Source: Wikimedia Commons

Recent news has come to light that the Canadian government has spent $3.2 million over the last eight years to obstruct attempts by survivors of St. Anne’s Residential School from seeking compensation. Much of the costs are associated with the government’s fight to prevent over 12,000 documents from being released uncensored. Despite all of the rhetoric by Justin Trudeau and the Canadian government regarding “reconciliation,” their hypocrisy is clear for all to see.

The horror of residential schools

The history of the residential schools is a legacy of racism and brutality against Indigenous peoples. Established in 1876 with the implementation of the Indian Act, the residential schools were run by the Catholic and Anglican churches, and were empowered to forcibly remove children from Indigenous communities. These schools became horrific centres of abuse for the 150,000 children who would pass through them between the 1870s and 1996, when the last one was finally closed. 

There are numerous reports of children being lashed, beaten, locked in small confinement cells for weeks at a time, and being given diets of water and bread. Physical and sexual abuse were common in these schools. St. Anne’s Residential School, located in Fort Albany, Ontario, was particularly gruesome, with a homemade electric chair to shock children into compliance and where some children were forced to eat their own vomit as punishment for being sick.

Along with the abusive treatment, the children were robbed of their culture, religion, and languages. In many schools, children were even robbed of their identity and referred to only by numbers. Once the survivors were returned home to their families, they were alienated, as they were unable to speak their traditional languages and unfamiliar with their own cultural practices.

Covering their tracks

In all, over 3,200 Indigenous children would die in these schools from disease, suicide, and neglect. Many died from exposure to the elements during escape attempts. The real details of these deaths may never be known, as the Canadian government has a long history of destroying documents that could be used to prosecute the abusive church officials who ran the residential schools. Between 1936 and 1944 alone, 200,000 Indian Affairs files were destroyed.

In the 1990s, Ontario Provincial Police investigated claims of abuse at St. Anne’s, resulting in some convictions of former staff. However, over 12,000 documents from these investigations were never released to the public or made available to the former students seeking compensation. In 2014, the Ontario Supreme Court forced the government to release the documents, but in the end, the released versions were heavily redacted.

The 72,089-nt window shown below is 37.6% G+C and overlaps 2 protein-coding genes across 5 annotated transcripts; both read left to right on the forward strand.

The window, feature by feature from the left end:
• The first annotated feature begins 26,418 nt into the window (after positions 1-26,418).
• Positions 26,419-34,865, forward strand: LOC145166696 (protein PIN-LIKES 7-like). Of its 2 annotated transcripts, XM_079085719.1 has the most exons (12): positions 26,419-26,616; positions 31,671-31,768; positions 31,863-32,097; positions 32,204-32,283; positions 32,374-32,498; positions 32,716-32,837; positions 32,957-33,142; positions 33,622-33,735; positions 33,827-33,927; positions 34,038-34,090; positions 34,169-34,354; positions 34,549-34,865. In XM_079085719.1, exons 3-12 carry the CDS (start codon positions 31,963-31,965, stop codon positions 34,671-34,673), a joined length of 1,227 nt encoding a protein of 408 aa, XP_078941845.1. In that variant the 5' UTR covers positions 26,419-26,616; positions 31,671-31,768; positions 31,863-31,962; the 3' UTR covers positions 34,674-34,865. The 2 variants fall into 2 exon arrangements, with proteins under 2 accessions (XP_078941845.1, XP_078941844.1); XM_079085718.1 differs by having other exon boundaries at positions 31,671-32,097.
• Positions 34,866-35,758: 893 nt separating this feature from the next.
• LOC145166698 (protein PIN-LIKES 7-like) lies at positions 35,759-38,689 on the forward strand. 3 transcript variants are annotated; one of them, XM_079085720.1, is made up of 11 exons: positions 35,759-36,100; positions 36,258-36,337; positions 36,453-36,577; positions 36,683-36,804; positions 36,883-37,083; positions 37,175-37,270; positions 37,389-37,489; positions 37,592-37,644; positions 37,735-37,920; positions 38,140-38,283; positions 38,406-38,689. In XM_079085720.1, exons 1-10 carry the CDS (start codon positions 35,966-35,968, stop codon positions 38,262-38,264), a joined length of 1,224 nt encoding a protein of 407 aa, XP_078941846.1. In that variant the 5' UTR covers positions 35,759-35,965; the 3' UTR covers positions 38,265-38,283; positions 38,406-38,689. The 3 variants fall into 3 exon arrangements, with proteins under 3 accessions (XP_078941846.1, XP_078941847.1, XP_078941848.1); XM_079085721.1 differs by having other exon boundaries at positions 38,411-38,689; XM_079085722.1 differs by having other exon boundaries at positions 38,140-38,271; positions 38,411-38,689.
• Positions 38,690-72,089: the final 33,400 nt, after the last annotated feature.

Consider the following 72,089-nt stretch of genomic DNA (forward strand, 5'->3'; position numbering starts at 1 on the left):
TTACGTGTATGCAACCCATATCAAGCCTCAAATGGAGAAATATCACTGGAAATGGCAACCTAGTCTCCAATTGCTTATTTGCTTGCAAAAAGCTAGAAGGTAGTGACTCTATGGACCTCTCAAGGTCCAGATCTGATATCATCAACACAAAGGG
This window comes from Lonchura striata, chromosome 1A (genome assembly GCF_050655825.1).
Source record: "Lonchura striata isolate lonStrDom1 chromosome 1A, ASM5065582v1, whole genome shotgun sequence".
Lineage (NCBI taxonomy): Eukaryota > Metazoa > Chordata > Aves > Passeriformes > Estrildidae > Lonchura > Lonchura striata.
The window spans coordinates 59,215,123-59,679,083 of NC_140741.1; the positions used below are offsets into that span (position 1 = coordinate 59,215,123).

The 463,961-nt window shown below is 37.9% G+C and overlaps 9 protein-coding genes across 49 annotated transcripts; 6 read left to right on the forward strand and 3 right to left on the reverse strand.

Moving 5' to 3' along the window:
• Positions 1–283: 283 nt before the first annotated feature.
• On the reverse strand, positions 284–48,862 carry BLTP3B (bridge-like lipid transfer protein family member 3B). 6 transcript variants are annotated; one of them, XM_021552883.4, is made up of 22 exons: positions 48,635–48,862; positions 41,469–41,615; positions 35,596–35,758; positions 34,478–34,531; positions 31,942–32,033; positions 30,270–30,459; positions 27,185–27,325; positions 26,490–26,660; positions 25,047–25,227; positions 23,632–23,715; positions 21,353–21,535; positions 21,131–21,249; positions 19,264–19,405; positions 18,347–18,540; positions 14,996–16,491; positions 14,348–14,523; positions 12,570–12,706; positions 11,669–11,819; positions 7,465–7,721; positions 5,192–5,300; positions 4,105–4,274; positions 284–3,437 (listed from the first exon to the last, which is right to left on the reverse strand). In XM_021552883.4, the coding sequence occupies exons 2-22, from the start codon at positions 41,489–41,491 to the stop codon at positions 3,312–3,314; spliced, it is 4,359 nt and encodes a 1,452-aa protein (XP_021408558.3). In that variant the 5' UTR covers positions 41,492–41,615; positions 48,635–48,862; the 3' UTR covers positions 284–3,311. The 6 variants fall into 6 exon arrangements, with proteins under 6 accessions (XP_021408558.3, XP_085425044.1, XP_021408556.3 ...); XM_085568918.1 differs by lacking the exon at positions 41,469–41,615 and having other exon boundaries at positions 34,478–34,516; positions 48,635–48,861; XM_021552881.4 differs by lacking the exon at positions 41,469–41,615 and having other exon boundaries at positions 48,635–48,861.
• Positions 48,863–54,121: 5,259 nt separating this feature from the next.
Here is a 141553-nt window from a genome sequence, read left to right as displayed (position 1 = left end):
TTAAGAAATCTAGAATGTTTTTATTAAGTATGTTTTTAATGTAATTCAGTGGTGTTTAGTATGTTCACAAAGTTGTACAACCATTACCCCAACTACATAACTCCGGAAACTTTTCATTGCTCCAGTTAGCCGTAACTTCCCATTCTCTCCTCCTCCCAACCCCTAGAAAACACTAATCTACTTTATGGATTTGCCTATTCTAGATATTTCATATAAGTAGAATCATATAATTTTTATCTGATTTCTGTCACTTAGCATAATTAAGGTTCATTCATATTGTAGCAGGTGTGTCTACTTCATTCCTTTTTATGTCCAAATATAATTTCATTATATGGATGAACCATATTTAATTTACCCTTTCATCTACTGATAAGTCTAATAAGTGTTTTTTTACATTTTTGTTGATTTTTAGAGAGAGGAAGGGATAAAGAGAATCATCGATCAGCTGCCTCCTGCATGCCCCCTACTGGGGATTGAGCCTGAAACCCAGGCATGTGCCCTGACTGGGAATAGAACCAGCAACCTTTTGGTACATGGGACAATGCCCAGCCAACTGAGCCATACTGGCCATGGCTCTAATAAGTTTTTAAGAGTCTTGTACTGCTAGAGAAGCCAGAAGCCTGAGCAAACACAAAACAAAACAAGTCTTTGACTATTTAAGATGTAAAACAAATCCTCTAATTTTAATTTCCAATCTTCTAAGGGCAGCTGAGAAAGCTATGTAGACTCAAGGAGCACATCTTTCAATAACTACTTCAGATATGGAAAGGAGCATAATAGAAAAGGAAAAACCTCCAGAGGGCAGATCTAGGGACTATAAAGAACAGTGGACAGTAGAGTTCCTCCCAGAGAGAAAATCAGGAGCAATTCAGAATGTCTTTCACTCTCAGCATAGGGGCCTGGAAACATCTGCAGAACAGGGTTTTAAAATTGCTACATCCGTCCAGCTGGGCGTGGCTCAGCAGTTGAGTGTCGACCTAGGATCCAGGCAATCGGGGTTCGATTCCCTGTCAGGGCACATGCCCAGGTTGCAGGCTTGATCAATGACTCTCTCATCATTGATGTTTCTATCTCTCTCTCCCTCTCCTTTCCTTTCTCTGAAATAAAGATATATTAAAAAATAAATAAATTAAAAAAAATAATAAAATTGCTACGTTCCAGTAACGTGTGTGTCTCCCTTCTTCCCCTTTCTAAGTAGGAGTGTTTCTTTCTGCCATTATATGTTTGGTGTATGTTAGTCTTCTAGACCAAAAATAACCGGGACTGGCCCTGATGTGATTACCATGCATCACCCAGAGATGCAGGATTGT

Fake apologies and crocodile tears

In 2008, Prime Minister Stephen Harper officially apologized for the abuse inflicted on Indigenous communities by the residential school system and established the Truth and Reconciliation Committee (TRC). In 2015, the TRC concluded in its final report that this system was created to commit “cultural genocide”.

Justin Trudeau has also regularly apologized for the conditions suffered by Indigenous people. Famously, he cried on stage apologizing to neglected Inuit tuberculosis patients, proving his years as a drama teacher have taught him well! However, despite his tears, Justin Trudeau has not changed federal government policy regarding residential school survivors. In rhetoric and on stage, the Canadian government wants reconciliation with the Indigenous peoples of the country, but in practice, very little has changed. 

To this day, over 60 First Nations Reserves still maintain boil water advisories, and as many as 33–50 per cent of the homeless population of Canada is Indigenous. The unemployment rate for Indigenous people living off reserve was 16.8 per cent in August 2020, 5.6 per cent higher than the non-Indigenous population. Unemployment figures for those living on reservations is undoubtedly much higher.

The capitalist state cannot allow any meaningful reconciliation to take place, as it would fundamentally undermine the interests of the capitalist class. Small gestures and tearful apologies cannot reconcile Indigenous people with all that has been taken away from them. Even as the faces of the capitalist class change, the reality remains the same: reconciliation is a sham. A ruse to distract us while massive profits are made.